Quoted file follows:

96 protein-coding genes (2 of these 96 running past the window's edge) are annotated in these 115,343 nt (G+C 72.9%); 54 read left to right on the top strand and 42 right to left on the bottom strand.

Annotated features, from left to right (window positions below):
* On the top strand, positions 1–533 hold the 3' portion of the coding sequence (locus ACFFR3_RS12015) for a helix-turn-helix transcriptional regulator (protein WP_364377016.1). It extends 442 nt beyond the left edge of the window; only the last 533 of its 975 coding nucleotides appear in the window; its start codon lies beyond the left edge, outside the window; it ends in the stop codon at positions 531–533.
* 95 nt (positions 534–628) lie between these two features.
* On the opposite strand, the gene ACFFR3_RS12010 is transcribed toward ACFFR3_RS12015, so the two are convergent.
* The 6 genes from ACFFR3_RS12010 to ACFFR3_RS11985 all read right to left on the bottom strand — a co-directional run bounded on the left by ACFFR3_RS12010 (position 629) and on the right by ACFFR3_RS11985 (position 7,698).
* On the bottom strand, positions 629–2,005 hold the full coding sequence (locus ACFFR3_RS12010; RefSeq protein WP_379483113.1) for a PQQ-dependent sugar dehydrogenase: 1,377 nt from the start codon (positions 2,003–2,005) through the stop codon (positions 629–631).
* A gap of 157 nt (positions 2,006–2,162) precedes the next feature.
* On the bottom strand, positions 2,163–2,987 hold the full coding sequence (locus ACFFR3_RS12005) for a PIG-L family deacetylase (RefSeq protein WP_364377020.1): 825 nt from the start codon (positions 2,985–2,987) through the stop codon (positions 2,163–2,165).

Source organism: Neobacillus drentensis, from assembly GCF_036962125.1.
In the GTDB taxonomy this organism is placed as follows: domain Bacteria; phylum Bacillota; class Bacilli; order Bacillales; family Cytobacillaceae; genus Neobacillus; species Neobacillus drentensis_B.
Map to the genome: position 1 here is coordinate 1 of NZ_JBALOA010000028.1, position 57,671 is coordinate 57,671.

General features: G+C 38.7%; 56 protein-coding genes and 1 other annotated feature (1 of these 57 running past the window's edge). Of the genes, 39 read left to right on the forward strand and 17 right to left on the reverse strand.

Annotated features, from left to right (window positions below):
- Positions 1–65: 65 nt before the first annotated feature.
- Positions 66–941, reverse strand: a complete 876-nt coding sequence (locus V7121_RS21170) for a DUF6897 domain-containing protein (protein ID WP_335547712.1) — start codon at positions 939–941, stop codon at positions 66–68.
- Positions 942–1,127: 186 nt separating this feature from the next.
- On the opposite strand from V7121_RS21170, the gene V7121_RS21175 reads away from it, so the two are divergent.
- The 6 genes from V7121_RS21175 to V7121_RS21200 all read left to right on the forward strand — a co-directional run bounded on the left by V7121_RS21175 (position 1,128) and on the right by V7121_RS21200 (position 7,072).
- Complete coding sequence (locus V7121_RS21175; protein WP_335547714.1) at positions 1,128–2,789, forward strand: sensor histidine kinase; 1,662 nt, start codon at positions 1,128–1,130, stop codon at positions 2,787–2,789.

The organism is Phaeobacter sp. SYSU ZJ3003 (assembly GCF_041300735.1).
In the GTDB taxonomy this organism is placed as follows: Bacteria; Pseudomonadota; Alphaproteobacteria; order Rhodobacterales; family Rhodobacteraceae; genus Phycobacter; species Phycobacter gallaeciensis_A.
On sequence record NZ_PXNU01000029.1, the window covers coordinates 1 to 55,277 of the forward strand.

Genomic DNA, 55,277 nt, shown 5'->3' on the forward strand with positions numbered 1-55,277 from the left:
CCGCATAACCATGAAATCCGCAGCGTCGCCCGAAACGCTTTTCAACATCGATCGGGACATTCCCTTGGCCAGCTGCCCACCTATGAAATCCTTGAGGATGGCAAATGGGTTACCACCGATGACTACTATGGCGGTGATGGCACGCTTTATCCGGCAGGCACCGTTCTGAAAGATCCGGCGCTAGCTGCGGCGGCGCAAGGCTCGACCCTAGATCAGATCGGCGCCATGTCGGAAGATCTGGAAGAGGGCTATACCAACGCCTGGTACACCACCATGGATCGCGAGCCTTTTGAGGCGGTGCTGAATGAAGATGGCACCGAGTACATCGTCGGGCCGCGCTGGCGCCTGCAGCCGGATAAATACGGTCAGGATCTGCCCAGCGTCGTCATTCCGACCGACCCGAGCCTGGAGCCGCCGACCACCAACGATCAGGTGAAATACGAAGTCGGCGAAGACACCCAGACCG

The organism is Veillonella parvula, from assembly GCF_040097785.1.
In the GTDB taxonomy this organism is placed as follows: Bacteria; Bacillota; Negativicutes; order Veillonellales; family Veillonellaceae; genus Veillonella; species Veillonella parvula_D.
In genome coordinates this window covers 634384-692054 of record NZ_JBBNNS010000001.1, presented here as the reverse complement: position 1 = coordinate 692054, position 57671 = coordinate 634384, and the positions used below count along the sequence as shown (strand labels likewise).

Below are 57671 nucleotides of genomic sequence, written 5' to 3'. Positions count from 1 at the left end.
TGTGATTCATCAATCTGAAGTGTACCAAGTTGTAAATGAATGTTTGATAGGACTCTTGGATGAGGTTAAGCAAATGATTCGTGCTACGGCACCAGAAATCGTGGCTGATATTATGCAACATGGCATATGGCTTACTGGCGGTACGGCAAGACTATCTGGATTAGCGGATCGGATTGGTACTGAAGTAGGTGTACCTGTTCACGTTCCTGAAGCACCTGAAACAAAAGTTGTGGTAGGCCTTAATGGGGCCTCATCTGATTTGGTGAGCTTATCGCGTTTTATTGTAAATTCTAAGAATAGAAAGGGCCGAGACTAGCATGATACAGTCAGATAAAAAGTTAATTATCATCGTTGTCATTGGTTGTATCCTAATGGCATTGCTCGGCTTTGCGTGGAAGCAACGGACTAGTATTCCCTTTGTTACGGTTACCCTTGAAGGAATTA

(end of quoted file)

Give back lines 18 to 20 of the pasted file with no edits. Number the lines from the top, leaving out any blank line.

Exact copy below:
- On the opposite strand from V7121_RS21170, the gene V7121_RS21175 reads away from it, so the two are divergent.
- The 6 genes from V7121_RS21175 to V7121_RS21200 all read left to right on the forward strand — a co-directional run bounded on the left by V7121_RS21175 (position 1,128) and on the right by V7121_RS21200 (position 7,072).
- Complete coding sequence (locus V7121_RS21175; protein WP_335547714.1) at positions 1,128–2,789, forward strand: sensor histidine kinase; 1,662 nt, start codon at positions 1,128–1,130, stop codon at positions 2,787–2,789.